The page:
This isn’t how my perfectionism works. I’m what paid professionals call a ‘maladaptive perfectionist.’ Being an M.P. means striving for unattainable goals and then feeling abysmal when you can’t reach them. It’s like Xeno’s paradox of the tortoise and Achilles. No matter how hard I push myself, reaching the goals set by my maladaptive perfectionism is impossible. It’s a cynical, enervating, and seriously unfun process. Every day becomes a marathon of trying to outrun an ever-growing horde of angry mistakes. According to the internet, teachers make around seven decisions per minute. If only one of those decisions ends up being a mistake, the maladaptive perfectionist feels bad about themselves at least once a minute. With five 45-minute classes a day, that’s a lot of needless suffering.
Worrying does not equal problem solving, as any intro level anxiety/OCD workbook will tell you. I want to do right by the children so badly it aches. I’m afraid of messing up and making mistakes, but I know that embracing failure is an essential part of living a fulfilling and productive life. That knowledge doesn’t hold up well against the imagined flood of mistakes brought by a new school year.
A Teacher Identity in Constant Flux
The final explanation for my elephantine first-day jitters is an ongoing ontological crisis of faith. Propelled by an out-of-whack desire to improve, I try to inhale professional literature at a stupefying rate. I feel that I’m always on the verge of something. If I could just read one more book or post I’ll be able to better serve my students, I tell myself. But it’s never enough. Not only is it not enough, it’s not even that helpful. My brain can only keep track of so many theories and paradigms at once before throwing its hands up in revolt.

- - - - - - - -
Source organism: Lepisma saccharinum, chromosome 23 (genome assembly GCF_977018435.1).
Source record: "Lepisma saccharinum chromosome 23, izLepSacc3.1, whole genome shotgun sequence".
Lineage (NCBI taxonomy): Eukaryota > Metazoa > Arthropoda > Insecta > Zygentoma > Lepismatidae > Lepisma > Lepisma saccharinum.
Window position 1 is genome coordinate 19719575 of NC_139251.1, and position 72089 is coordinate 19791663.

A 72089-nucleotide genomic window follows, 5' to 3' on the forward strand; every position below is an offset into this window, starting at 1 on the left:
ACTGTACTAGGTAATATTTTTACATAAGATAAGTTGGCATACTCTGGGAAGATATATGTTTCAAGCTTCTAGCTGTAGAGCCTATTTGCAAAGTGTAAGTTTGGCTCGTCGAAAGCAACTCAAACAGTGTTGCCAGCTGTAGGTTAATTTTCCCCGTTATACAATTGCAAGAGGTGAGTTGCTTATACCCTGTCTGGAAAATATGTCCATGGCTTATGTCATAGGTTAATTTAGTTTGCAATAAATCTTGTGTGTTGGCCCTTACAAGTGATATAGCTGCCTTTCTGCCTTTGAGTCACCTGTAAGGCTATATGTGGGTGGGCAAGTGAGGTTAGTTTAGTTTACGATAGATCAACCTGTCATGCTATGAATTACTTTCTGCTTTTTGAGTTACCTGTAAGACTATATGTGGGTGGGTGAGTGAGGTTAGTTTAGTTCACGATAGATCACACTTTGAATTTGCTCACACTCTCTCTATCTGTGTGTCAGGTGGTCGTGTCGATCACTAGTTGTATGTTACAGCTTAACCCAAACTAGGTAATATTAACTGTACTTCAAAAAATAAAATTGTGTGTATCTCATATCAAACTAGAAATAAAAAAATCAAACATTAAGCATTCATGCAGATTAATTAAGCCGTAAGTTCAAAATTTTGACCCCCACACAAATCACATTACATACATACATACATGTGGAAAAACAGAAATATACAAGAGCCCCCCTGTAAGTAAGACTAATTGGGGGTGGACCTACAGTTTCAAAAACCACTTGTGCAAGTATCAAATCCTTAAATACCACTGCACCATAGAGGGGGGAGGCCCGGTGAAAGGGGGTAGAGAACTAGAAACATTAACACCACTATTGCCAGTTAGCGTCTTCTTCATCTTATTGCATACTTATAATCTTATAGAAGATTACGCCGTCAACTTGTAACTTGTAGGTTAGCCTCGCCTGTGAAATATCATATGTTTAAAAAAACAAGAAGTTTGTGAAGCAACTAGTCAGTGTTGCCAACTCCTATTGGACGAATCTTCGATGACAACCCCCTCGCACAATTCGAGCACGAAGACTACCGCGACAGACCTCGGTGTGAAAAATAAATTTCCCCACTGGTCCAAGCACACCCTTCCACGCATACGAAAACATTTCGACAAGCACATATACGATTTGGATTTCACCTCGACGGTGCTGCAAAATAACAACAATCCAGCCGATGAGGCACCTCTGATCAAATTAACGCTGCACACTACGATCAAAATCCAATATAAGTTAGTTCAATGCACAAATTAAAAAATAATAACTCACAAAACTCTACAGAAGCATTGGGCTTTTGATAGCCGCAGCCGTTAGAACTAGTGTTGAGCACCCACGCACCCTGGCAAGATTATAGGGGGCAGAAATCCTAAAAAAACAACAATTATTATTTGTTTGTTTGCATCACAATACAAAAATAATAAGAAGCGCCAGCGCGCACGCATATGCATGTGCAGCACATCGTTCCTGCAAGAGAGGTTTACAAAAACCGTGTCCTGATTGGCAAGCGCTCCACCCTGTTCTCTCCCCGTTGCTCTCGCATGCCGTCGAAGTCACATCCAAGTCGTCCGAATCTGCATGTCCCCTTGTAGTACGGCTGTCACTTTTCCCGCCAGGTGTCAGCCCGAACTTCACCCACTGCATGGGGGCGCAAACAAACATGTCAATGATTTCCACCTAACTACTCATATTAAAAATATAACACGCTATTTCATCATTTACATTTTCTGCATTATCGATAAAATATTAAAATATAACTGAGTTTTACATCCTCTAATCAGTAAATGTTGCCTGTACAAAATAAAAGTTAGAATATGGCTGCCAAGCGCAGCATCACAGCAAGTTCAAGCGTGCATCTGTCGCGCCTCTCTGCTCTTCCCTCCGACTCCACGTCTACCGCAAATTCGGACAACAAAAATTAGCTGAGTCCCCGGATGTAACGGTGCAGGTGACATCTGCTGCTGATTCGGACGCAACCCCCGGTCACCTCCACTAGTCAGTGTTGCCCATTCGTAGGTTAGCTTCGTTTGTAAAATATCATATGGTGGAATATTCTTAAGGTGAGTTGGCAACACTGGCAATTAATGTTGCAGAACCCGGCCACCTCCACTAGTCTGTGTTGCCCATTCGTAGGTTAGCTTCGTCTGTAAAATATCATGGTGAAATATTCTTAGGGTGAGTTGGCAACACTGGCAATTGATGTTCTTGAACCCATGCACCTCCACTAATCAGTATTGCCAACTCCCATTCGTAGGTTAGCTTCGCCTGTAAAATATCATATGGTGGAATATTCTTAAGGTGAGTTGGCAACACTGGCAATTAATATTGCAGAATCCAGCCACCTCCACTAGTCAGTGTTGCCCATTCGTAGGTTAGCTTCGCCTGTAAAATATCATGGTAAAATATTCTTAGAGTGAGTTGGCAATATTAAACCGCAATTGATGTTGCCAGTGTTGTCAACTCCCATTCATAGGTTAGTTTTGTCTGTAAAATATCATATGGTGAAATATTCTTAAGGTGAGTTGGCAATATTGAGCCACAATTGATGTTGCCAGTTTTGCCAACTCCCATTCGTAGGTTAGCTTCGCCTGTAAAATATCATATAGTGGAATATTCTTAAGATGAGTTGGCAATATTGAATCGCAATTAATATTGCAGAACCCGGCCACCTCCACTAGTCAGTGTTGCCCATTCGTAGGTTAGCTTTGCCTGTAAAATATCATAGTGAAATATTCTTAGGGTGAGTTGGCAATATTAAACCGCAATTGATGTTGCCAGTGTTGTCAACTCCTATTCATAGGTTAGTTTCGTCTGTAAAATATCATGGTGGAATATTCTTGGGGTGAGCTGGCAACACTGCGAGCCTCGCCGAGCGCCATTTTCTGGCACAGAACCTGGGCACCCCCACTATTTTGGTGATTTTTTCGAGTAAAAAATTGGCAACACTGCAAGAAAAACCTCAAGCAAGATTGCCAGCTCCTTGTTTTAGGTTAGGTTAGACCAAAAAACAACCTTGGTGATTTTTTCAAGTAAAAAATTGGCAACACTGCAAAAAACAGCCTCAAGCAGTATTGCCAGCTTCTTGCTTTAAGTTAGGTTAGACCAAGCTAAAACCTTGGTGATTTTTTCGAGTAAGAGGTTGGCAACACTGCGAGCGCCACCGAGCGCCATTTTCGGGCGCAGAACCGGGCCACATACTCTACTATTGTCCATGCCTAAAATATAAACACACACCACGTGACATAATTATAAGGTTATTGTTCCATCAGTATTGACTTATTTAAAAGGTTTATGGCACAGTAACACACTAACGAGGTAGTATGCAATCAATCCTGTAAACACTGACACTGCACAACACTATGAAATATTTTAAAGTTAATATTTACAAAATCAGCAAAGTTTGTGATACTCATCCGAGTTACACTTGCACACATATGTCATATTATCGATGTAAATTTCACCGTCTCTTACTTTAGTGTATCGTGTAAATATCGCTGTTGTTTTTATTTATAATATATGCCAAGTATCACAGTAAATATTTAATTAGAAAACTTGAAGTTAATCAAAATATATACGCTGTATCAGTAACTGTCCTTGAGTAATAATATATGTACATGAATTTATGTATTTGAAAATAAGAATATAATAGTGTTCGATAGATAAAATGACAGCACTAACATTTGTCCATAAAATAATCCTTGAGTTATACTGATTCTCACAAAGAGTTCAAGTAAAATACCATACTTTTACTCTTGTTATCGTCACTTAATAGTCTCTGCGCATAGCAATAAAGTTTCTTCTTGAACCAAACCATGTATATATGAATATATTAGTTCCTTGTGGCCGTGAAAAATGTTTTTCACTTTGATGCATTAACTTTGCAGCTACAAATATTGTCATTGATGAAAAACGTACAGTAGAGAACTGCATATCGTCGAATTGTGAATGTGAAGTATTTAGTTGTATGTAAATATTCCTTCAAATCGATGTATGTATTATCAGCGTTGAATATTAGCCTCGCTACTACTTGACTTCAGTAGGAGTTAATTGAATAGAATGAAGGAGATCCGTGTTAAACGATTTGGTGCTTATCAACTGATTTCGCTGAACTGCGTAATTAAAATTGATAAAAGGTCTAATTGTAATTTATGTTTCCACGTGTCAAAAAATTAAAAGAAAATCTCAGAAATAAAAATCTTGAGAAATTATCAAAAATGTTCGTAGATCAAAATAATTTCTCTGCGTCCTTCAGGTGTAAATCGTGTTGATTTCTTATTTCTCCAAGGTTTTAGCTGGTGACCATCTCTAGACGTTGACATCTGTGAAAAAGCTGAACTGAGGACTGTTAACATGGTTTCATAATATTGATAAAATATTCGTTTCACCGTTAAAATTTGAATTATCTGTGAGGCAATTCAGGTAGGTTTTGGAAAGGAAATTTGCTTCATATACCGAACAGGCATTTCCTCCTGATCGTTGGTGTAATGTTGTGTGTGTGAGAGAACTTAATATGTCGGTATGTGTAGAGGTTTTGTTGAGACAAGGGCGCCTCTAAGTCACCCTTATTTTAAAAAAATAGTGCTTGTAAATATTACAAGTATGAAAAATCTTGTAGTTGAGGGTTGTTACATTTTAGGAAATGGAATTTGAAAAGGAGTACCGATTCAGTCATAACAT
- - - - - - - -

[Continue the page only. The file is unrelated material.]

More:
I remember an interview with musician Kirk Hammett about the dichotomy of practice vs. performance. The Metallica guitarist explained he approached his practice sessions with alacrity. He dutifully went through his scales, rehearsed disparate styles, and jammed with new players. But when it came time to make music live and in the moment, he preferred just to let it rip. He allowed the music to funnel through his fingertips without worrying about playing in a specific mode or genre. Learn everything you can, but throw everything out the window when it’s time to perform. This is how I want to approach the new school year. I’ve done my reading and studied the masters. Now it’s time to get out there and set it off.
Everything always turns out fine, of course. Better than fine I would say. I love my job and I love working with the amazing students and teachers at my school. I have a supportive administration that gives me the freedom to be a professional and run my class in accordance to my beliefs. Perhaps this is what I need to focus on as the first day draws near. I’ll celebrate past successes and look forward to future victories knowing that ground underneath me won’t give way. No matter what my ADHD and perfectionism say, I have to know that everything will turn out just fine. It always does. So for every teacher that’s already started, enjoy this moment! I’ll be watching from the side waiting for my turn to let it rip.
Thanks for reading!